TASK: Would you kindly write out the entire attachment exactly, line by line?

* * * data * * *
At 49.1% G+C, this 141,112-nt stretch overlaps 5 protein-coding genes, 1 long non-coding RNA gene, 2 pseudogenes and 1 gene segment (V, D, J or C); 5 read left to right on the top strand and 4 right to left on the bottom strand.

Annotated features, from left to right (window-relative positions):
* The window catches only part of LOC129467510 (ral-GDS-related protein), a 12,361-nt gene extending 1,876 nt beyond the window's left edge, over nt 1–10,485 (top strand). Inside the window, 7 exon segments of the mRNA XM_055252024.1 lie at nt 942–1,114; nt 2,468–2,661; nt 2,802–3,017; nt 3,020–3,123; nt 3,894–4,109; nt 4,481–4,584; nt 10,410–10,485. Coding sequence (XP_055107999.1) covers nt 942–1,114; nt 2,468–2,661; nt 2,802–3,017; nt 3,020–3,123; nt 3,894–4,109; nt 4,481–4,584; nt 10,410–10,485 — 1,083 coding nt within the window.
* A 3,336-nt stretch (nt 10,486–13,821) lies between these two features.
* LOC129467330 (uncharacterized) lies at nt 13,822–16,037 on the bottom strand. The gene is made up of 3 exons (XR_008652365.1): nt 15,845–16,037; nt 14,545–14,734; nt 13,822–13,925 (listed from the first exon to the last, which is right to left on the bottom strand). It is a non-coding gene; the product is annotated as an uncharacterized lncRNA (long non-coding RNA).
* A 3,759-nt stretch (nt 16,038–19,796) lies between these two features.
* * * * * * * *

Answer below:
At 49.1% G+C, this 141,112-nt stretch overlaps 5 protein-coding genes, 1 long non-coding RNA gene, 2 pseudogenes and 1 gene segment (V, D, J or C); 5 read left to right on the top strand and 4 right to left on the bottom strand.

Annotated features, from left to right (window-relative positions):
* The window catches only part of LOC129467510 (ral-GDS-related protein), a 12,361-nt gene extending 1,876 nt beyond the window's left edge, over nt 1–10,485 (top strand). Inside the window, 7 exon segments of the mRNA XM_055252024.1 lie at nt 942–1,114; nt 2,468–2,661; nt 2,802–3,017; nt 3,020–3,123; nt 3,894–4,109; nt 4,481–4,584; nt 10,410–10,485. Coding sequence (XP_055107999.1) covers nt 942–1,114; nt 2,468–2,661; nt 2,802–3,017; nt 3,020–3,123; nt 3,894–4,109; nt 4,481–4,584; nt 10,410–10,485 — 1,083 coding nt within the window.
* A 3,336-nt stretch (nt 10,486–13,821) lies between these two features.
* LOC129467330 (uncharacterized) lies at nt 13,822–16,037 on the bottom strand. The gene is made up of 3 exons (XR_008652365.1): nt 15,845–16,037; nt 14,545–14,734; nt 13,822–13,925 (listed from the first exon to the last, which is right to left on the bottom strand). It is a non-coding gene; the product is annotated as an uncharacterized lncRNA (long non-coding RNA).
* A 3,759-nt stretch (nt 16,038–19,796) lies between these two features.